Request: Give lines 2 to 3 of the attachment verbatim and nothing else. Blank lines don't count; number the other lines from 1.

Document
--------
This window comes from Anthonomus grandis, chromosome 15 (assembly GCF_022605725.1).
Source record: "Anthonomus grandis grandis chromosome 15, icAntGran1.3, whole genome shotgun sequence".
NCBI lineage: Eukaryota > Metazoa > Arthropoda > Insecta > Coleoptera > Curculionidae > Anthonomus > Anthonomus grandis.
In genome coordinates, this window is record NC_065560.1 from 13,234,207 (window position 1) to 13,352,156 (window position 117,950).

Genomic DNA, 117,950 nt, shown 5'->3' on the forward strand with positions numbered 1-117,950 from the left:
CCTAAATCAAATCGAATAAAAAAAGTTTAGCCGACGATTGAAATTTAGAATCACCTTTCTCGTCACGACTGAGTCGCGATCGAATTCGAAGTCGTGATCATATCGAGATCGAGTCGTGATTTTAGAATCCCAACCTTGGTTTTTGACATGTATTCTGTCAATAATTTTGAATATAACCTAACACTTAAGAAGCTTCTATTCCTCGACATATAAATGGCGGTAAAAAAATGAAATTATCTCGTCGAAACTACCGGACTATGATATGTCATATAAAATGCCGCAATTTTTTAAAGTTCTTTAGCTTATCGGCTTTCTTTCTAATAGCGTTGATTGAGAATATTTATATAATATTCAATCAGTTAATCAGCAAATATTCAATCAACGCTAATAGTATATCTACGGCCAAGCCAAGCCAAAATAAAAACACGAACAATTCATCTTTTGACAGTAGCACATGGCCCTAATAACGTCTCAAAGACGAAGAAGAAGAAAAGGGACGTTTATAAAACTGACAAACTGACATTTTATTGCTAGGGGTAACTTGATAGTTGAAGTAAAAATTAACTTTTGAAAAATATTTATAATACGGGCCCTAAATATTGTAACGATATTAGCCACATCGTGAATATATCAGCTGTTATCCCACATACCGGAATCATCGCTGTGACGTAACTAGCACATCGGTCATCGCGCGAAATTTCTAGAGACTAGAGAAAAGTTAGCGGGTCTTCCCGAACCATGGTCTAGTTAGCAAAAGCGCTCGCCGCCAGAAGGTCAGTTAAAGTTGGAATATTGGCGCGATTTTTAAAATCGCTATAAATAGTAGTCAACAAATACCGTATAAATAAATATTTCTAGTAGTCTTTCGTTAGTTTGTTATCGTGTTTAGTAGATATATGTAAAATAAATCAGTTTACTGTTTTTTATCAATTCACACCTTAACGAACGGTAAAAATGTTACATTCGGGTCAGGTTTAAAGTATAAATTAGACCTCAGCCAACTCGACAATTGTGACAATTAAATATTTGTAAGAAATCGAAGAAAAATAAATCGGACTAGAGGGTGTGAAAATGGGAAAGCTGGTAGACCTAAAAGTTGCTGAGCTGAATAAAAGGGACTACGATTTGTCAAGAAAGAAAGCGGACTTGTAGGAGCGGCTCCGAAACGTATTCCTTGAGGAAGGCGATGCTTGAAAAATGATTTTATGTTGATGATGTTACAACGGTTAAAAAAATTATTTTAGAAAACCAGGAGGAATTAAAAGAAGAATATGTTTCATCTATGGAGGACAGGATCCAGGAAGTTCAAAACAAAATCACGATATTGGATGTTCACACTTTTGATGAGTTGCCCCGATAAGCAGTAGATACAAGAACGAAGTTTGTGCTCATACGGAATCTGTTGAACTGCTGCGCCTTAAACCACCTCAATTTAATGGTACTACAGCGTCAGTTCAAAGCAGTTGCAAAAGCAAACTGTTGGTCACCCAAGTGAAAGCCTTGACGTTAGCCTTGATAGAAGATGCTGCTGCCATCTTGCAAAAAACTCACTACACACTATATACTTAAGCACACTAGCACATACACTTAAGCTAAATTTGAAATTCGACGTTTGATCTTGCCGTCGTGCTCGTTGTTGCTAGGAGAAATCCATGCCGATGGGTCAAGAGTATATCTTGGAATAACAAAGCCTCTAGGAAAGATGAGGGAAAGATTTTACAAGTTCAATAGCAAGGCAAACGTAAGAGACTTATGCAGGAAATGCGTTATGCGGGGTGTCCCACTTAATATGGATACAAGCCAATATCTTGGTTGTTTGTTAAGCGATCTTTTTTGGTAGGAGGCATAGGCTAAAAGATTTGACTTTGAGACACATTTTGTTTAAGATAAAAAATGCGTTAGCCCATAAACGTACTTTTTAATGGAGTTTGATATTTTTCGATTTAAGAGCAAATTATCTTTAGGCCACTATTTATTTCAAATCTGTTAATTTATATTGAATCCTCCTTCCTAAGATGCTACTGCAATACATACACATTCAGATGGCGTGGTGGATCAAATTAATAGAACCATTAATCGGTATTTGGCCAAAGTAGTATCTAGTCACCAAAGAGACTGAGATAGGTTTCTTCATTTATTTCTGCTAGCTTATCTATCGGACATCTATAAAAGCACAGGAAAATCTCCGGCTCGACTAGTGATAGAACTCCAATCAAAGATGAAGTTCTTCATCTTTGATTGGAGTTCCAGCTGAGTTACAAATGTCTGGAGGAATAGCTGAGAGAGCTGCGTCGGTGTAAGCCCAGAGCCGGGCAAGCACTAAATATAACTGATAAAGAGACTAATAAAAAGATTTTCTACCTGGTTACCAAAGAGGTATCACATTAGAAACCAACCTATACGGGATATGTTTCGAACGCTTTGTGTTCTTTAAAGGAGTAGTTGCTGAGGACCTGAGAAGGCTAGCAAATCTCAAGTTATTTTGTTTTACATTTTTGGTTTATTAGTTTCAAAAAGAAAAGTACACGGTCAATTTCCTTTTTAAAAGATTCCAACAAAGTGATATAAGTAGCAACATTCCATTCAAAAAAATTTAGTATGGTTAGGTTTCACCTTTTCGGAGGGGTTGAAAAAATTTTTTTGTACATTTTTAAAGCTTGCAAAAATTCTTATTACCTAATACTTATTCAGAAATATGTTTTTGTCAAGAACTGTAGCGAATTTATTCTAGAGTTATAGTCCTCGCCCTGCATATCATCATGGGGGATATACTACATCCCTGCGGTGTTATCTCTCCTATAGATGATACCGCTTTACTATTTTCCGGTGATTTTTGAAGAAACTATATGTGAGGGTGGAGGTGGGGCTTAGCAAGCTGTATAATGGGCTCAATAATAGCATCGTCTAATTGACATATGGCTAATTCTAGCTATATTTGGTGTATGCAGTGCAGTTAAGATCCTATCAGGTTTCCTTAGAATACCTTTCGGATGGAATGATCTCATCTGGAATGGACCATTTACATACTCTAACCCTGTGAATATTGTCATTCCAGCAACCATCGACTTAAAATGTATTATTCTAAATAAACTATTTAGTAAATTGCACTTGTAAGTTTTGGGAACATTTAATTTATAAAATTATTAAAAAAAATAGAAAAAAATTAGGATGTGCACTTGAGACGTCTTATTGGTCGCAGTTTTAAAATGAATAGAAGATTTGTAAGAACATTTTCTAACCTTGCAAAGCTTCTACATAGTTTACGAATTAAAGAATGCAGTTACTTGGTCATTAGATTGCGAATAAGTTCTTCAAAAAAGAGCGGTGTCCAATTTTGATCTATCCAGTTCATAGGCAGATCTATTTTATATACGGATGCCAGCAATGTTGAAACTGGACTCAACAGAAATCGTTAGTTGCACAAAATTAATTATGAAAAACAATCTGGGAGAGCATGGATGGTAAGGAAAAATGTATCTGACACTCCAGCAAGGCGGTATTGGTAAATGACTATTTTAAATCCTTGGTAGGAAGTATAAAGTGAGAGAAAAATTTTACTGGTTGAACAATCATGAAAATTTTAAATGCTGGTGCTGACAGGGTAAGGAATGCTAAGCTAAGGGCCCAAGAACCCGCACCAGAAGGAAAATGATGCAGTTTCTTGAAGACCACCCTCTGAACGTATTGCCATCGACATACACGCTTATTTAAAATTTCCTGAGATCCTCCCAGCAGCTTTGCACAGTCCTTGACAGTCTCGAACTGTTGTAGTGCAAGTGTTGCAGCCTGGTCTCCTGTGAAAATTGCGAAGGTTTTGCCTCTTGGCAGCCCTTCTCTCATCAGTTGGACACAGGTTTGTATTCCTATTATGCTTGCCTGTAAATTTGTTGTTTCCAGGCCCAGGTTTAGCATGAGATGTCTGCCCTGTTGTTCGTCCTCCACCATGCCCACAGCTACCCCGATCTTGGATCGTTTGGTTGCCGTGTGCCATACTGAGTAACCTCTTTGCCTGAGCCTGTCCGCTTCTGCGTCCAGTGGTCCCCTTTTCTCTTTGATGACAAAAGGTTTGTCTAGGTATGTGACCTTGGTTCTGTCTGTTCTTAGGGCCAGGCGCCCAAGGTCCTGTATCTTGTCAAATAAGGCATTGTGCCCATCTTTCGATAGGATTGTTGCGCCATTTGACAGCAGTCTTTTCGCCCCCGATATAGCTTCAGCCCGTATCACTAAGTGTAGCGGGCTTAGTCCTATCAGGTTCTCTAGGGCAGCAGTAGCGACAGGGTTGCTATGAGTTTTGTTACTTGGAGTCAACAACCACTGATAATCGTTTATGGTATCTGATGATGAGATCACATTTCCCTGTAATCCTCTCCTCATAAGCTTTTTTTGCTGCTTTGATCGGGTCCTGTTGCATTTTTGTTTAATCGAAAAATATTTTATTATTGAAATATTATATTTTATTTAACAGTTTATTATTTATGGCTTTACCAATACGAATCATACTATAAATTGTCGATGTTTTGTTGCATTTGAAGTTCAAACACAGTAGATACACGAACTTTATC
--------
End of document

Source record: "Anthonomus grandis grandis chromosome 15, icAntGran1.3, whole genome shotgun sequence".
NCBI lineage: Eukaryota > Metazoa > Arthropoda > Insecta > Coleoptera > Curculionidae > Anthonomus > Anthonomus grandis.